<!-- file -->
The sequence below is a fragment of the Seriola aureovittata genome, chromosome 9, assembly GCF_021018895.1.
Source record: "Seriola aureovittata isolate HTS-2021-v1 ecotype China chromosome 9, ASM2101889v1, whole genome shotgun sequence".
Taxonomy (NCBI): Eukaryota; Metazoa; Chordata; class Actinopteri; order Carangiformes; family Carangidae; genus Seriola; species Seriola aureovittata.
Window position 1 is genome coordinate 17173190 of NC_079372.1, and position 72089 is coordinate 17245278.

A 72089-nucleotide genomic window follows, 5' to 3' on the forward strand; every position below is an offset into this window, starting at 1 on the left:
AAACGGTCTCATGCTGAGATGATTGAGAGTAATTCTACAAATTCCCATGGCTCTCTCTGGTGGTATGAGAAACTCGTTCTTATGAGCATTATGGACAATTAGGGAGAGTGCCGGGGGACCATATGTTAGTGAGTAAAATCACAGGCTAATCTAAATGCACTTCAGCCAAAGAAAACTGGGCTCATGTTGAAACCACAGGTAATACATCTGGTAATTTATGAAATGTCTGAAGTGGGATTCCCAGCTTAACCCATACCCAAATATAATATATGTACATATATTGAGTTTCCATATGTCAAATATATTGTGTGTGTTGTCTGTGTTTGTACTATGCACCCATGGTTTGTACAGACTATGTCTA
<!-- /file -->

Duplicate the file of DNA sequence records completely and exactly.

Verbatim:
The sequence below is a fragment of the Seriola aureovittata genome, chromosome 9, assembly GCF_021018895.1.
Source record: "Seriola aureovittata isolate HTS-2021-v1 ecotype China chromosome 9, ASM2101889v1, whole genome shotgun sequence".
Taxonomy (NCBI): Eukaryota; Metazoa; Chordata; class Actinopteri; order Carangiformes; family Carangidae; genus Seriola; species Seriola aureovittata.
Window position 1 is genome coordinate 17173190 of NC_079372.1, and position 72089 is coordinate 17245278.

A 72089-nucleotide genomic window follows, 5' to 3' on the forward strand; every position below is an offset into this window, starting at 1 on the left:
AAACGGTCTCATGCTGAGATGATTGAGAGTAATTCTACAAATTCCCATGGCTCTCTCTGGTGGTATGAGAAACTCGTTCTTATGAGCATTATGGACAATTAGGGAGAGTGCCGGGGGACCATATGTTAGTGAGTAAAATCACAGGCTAATCTAAATGCACTTCAGCCAAAGAAAACTGGGCTCATGTTGAAACCACAGGTAATACATCTGGTAATTTATGAAATGTCTGAAGTGGGATTCCCAGCTTAACCCATACCCAAATATAATATATGTACATATATTGAGTTTCCATATGTCAAATATATTGTGTGTGTTGTCTGTGTTTGTACTATGCACCCATGGTTTGTACAGACTATGTCTA